If you have the type of skin that requires special attention to prevent acne, you may be wary of putting more oily gunk on your face. Dr. Benabio suggests looking for a chemical-based sunscreen, as mineral-based ones can clog your pores. If you do have special skin concerns, always consult your dermatologist before trying out these products.

Healthline Recommends:

La Roche-Posay Anthelios (SPF 40) is a great product for those with oily or acne-prone skin. It utilizes a new and proprietary ingredient called mexoryl sx (also known as ecampsule) that provides the best possible (and most photo-stable) UVA protection without clogging pores or causing breakouts. This technology has been available in Europe for years but was only recently approved in the United States.

Special Mention: For acne-prone skin, a good strategy is to use daily moisturizers with sun protection built in. Dr. Benabio suggests Olay Complete All Day Moisture Cream for Sensitive Skin, SPF 15, which is 100 percent oil-free, non-comodogenic, and provides good UVB and UVA protection for a fraction of the cost of a high-end sunscreen.

If you’re going to be running, hiking, shooting hoops, or playing any other outdoor sport, you’ll need a sunscreen that is lightweight, durable, and water resistant. You don’t want to work up a good sweat that will wash away your protection. Be aware that, as of June 2011, the FDA forbids sunscreens to make marketing claims of “waterproof” and “sweatproof.” According to the FDA, these claims are “exaggerations of performance.” Nevertheless, there are some sunscreen formulations that are better for active lifestyles—they’ll now be more accurately labeled “water-resistant” instead of “waterproof.”

Healthline Recommends:

Beyond Coastal Active (SPF 30) goes on fast and dry. It’s comfortable and nonobtrusive, and it is exceptionally sweat-resistant. (It’ll hold up to even the most extreme athletics). And unlike other sport formulas on the market, Beyond Coastal uses all-natural, skin-safe ingredients and doesn’t contain the dangerous chemical oxybenzone.

Special Mention: Swimmers, sailors, and others who spend lots of time in or around the water may want to consider All Terrain AquaSport (SPF 15), which is specially formulated for water sports. It’s extremely water-resistant, won’t break down, and is completely natural and safe for sensitive skin. Get the spray bottle for easier application.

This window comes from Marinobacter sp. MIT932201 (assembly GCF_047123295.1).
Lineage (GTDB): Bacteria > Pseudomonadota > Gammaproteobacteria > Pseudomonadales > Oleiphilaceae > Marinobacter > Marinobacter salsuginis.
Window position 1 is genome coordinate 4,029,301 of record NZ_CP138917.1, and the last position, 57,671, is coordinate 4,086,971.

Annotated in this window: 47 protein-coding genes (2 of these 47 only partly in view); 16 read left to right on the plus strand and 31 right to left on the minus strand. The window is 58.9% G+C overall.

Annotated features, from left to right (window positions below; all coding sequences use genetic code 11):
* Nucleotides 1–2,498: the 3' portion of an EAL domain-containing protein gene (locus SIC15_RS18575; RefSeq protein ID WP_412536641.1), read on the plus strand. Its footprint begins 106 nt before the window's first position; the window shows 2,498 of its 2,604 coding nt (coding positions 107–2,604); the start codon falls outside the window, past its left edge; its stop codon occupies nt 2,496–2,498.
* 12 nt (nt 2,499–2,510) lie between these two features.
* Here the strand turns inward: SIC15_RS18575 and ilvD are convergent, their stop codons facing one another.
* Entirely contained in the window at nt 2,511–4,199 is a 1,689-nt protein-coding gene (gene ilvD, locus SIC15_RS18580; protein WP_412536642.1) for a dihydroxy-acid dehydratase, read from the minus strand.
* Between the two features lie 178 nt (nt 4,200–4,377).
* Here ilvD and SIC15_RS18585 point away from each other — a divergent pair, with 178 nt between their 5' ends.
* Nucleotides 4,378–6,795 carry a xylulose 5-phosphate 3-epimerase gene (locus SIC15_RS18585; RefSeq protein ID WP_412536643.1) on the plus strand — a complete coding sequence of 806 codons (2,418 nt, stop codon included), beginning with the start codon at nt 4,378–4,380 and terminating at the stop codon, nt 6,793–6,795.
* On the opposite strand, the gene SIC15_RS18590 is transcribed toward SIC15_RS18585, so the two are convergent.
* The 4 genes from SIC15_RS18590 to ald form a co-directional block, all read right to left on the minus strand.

If you’ve had a hard time in the past with sunscreens or your skin typically responds poorly to beauty or skin care products, you should look for something chemical- and fragrance-free.

Healthline Recommends:

Mychelle Sun Shield (SPF 28) is an all-natural, highly effective mineral-based sunscreen that contains organic aloe and other ingredients to moisturize and soothe the skin. Its formula also includes antioxidants that can keep the skin looking and feeling fresh. And it feels nice on your skin. “It didn’t feel greasy or oily, which made it great for a face sunscreen,” says our tester.

Special Mention: A more affordable option is Coppertone Sensitive Skin (SPF 50), which has a fragrance- and oil-free formula that is ideal for nearly all skin types. Our tester thought it went on light and didn’t feel greasy or sticky. It offers great, long-lasting UVA and UVB protection.

In many ways, sunscreen is already the best anti-aging beauty product. By blocking UV rays, you’ll keep your skin looking younger longer. But there are some specialty products that combine anti-aging ingredients with sunscreens in one package.

Healthline Recommends:

While claims to anti-aging are often a little dubious, Ocean Potion Anti-Aging (SPF 30) does contain antioxidants like Vitamin C, tocopheryl acetate, and algae extract that neutralize free radicals in skin cells, leaving your skin feeling and looking fresh. Despite its natural sounding name, Ocean Potion is a chemical-based product, but it does not contain oxybenzone.

Protecting yourself from UV rays is one the most important steps you can take to keep your skin healthy. So why not make it even easier on yourself? Carry these affordable, all-around effective skin protectors wherever you go this summer.

Healthline Recommends:

California Baby Sunblock Stick-No Fragrance (SPF 30+)

Special Mention: Beyond Coastal Lip and Face Screen (SPF 30) is an all-natural mineral-based sunscreen that is free of fragrance, oil, and parabens. It also contains natural antioxidants and vitamins to hydrate and repair the skin. It comes in a tough, compact tin that fits in your pocket and will withstand hard falls and jostling. It allows for quick application to your face during any outdoor adventure, especially ones like sailing or snowboarding, where you’ll be getting glare in your face all day.